WASHINGTON (AP) — With impeachment officially under way at last, Rep. Adam Schiff launched into a dramatic reading of "the essence" of President Donald Trump's conversation with the president of Ukraine.
"I'm going to say this only seven times, so you better listen good," said the House intelligence committee chairman on Thursday, voicing his interpretation of Trump's message to President Volodymyr Zelensky. "I want you to make up dirt on my political opponent."
Play-acting as Trump marked an audacious debut for the California Democrat, the careful chairman who is now the face of the formal impeachment probe against the nation's 45th president. Known as precise if sometimes provocative, Schiff in this elevated role is trying to strike a balance between the Democrats' facts-only approach to the explosive investigation and his love of a public, dramatic flourish.
On that, Schiff, 59, and the former reality star president, 73, have something in common. It shows on Twitter in an unending exchange of insults that have included the president turning Schiff's name into a foul schoolyard taunt and the congressman replying with, "good one."
But that was back when Schiff, a former prosecutor, triathlete and sometimes-screenwriter, was only one of several House chairmen tracking Trump's role in Russian interference in the 2016 election. The Mueller report found no conspiracy involving the president — but plenty of evidence of Trump's obstruction. Even so, a series of House hearings failed to rouse support for impeachment from the public, vulnerable Democrats, or Pelosi.
Then came a whistleblower complaint about Trump's attempt to push Ukraine into investigating Joe Biden, which quickly accomplished what the Mueller report could not. Vulnerable Democratic freshmen swung behind impeachment in an op-ed over the weekend, freeing up Pelosi to back it. In a private meeting Thursday, the newcomers told her that they want to center the effort on Ukraine, move quickly, and that Schiff should lead the investigation, according to a person familiar with the session.
The acceleration puts Schiff in a more elevated, but also more sensitive position. So on Thursday when he opened the first hearing with his dramatic reading, some Democrats quietly worried that he had handed Trump a weapon against the probe's credibility. Some in Schiff's party said they viewed this part of Schiff's statement as unnecessary, especially given that the president's actual words had been made public.
"Rep. Adam Schiff totally made up my conversation with Ukraine President and read it to Congress and Millions," Trump tweeted on Friday. "He must resign and be investigated."
Schiff tweeted back at Trump: "You're right about one thing — your words need no mockery. Your own words and deeds mock themselves."
The Democrats' moments of anxiety passed and Schiff is plowing ahead. On Friday, his committee was one of three that jointly subpoenaed Secretary of State Mike Pompeo for documents related to the impeachment inquiry.
He planned to keep his committee at work even over the two-week recess that began on Friday and didn't bat down suggestions that there could be a vote on impeachment before year's end.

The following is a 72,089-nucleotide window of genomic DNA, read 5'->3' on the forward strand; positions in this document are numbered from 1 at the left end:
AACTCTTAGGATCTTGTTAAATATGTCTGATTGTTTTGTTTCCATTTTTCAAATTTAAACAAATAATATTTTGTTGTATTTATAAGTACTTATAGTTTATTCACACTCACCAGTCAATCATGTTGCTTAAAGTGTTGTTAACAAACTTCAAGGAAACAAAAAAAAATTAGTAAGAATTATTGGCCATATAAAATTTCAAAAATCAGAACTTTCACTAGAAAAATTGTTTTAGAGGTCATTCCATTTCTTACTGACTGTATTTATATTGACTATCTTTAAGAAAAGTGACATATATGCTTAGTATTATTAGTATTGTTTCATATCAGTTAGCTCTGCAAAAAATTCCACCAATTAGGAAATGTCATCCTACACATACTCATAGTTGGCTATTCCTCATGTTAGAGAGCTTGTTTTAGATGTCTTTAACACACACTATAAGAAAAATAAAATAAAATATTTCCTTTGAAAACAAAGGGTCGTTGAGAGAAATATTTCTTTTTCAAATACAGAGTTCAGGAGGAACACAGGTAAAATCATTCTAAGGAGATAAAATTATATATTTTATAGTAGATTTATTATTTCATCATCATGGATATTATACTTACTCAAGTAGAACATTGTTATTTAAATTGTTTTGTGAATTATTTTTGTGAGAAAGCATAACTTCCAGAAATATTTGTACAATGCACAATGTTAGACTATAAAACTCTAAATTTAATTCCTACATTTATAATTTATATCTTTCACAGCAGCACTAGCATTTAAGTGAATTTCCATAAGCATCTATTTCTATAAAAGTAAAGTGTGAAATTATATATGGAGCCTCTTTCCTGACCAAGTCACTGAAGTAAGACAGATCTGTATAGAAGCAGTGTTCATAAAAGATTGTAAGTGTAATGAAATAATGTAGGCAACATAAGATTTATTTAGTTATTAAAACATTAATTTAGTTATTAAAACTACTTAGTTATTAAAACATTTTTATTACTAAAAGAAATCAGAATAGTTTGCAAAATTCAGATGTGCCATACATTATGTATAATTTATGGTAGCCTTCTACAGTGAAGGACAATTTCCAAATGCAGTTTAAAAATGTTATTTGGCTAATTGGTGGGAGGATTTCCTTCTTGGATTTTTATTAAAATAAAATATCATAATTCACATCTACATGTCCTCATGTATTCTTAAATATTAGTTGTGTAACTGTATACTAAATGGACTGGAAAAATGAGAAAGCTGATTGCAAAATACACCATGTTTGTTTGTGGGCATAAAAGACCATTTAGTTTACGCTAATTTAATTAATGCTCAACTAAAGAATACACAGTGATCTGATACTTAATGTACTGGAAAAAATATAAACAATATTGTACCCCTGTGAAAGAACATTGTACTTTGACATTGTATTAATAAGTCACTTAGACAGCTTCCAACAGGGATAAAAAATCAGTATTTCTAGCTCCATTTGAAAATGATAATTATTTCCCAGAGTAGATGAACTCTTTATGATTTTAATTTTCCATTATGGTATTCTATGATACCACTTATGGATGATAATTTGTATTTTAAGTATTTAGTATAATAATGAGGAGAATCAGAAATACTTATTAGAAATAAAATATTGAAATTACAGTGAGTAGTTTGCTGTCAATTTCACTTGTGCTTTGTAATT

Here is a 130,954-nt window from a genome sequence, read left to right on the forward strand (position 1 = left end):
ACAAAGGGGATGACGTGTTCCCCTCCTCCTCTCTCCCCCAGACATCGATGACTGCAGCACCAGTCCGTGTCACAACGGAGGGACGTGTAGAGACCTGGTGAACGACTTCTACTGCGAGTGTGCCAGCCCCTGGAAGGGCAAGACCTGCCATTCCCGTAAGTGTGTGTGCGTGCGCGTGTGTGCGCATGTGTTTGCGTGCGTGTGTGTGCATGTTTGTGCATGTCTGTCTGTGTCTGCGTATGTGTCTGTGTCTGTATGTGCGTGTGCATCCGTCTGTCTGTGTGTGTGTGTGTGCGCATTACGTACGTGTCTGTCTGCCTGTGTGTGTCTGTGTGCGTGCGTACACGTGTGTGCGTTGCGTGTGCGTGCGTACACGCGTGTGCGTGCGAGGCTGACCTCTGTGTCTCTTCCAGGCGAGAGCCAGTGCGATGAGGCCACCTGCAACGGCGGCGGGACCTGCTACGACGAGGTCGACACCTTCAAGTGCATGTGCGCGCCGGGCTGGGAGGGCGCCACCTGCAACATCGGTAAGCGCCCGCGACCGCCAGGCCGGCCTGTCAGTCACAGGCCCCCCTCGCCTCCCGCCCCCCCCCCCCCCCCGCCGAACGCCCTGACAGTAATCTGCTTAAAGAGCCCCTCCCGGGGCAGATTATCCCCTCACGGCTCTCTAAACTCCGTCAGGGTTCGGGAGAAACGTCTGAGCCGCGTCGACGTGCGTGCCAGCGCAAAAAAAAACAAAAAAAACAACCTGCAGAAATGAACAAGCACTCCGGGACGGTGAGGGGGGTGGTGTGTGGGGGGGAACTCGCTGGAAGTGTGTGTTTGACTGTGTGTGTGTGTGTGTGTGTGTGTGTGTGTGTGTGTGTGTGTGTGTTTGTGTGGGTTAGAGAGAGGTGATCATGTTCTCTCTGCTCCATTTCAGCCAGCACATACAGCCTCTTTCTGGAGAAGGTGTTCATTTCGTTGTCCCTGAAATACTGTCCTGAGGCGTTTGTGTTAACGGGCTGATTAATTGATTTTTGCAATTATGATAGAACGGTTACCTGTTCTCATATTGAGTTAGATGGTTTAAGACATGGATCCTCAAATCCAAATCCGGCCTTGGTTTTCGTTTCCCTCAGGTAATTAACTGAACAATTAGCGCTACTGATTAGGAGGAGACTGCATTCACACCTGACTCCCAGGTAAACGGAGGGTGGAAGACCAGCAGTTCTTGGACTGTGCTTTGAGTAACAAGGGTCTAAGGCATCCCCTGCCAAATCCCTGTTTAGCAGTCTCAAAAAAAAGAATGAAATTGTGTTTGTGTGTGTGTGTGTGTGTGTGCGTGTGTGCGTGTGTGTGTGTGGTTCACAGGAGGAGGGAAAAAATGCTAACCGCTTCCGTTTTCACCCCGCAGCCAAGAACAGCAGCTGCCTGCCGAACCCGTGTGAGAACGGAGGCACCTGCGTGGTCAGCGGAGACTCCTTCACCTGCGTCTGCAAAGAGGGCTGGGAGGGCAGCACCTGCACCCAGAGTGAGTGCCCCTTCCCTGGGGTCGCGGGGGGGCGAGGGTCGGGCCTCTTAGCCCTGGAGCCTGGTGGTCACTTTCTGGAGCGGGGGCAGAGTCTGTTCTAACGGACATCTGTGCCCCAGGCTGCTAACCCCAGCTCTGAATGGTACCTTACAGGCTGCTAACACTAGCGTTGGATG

Others bristled at any comparison of Schiff with Rep. Jerrold Nadler, who leads the Judiciary Committee that would draft articles of impeachment, in part because many of the intelligence committee's hearings are classified and held in private.
Rep. Eric Swalwell, D-Calif., sits on both committees and said Schiff was effective after his opening statement. "He asked the questions that people want to know. He did it in a tough but fair way. But I'm not going to compare Schiff to Nadler, I think it's just different roles."
Those who have worked with Schiff say he has command of the material and brings along other members.
"He understands the questions that need to be answered and figures out a way to ask the right witnesses the right questions," said Rep. Raja Krishnamoorthi, D-Ill.
But even in their support for Schiff, Democrats are clear about what they expect from him.
"He's uniquely positioned on the Ukraine issue to handle it," said Rep. Pramila Jayapal, D-Wash., a member of Nadler's panel, adding, "and to conclude it quickly."
Even among the few Democrats who have not called for Trump's impeachment, there is confidence in Schiff.
"I think he should just state what (the transcript) says," said one, Rep. Jefferson Van Drew of New Jersey. But he gave Schiff props for not letting the hearing this week get "charged" like the one the House Judiciary Committee held earlier this month with Trump confidante Corey Lewandowski.
It's not the first time Schiff has drawn Republican outrage. During Trump's presidency, he's said there's "more than circumstantial evidence" of a relationship between Russia and Trump's associates and said the Russia investigation is of "a size and scope probably beyond Watergate."
For his part, Schiff went on CNN to declare that he "certainly wouldn't want to suggest that there's anything comical about this" Ukraine investigation.
But Republicans remained furious about Schiff's interpretation of Trump's call.
"Stop making him the belle of the ball," Kellyanne Conway, Trump's senior adviser, scolded reporters.
Associated Press writers Mary Clare Jalonick and Alan Fram contributed to this report.
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